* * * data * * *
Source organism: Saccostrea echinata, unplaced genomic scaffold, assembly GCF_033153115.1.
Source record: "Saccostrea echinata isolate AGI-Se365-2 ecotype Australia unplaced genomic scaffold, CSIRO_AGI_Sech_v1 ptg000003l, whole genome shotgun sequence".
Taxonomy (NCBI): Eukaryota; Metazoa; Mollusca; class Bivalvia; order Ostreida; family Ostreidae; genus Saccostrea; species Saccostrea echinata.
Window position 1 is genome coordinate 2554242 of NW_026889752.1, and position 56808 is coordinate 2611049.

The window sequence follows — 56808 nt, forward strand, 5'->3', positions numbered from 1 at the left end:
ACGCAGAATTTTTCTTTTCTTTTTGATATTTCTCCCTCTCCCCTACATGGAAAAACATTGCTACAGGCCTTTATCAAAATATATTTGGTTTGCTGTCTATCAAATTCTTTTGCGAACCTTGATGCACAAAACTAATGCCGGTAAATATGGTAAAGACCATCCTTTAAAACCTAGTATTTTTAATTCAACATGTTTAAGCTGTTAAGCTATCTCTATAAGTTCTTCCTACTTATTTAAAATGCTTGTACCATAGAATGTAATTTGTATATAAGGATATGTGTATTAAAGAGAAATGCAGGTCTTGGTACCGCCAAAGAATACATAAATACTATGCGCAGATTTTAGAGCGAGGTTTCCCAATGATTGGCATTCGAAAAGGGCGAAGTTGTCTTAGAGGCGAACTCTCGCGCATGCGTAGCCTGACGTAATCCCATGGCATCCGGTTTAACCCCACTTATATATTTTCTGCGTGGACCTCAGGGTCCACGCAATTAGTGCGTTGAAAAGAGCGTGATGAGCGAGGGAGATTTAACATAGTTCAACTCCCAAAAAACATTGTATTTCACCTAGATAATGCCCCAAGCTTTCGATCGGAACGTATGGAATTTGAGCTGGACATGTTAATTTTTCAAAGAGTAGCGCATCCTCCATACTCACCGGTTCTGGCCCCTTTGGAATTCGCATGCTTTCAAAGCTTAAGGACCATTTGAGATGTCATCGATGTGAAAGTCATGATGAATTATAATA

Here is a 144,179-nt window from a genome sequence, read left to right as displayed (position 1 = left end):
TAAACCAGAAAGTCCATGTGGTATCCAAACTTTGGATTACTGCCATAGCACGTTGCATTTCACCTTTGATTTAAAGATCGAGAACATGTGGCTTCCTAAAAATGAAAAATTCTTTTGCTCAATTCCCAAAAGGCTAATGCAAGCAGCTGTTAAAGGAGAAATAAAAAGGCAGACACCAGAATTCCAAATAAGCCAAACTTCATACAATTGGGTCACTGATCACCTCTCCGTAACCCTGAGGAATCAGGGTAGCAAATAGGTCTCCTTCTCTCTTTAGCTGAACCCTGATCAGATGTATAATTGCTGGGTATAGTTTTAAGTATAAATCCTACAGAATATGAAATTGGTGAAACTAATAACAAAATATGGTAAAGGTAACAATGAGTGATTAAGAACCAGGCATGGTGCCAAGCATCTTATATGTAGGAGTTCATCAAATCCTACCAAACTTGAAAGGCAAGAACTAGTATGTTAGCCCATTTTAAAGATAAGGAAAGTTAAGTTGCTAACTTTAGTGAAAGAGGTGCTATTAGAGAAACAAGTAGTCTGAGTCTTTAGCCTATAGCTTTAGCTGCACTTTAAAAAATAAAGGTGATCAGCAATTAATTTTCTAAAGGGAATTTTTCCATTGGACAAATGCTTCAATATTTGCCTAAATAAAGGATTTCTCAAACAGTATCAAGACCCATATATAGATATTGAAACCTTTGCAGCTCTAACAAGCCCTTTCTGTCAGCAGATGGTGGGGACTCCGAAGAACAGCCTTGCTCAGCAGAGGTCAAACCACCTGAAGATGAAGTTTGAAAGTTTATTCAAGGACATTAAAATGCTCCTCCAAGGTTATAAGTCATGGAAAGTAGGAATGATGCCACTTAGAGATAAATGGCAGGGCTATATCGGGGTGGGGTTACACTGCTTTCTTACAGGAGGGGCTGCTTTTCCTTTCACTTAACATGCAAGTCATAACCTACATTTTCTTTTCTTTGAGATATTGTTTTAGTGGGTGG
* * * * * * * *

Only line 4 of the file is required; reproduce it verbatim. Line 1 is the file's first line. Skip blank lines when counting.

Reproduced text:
Window position 1 is genome coordinate 2554242 of NW_026889752.1, and position 56808 is coordinate 2611049.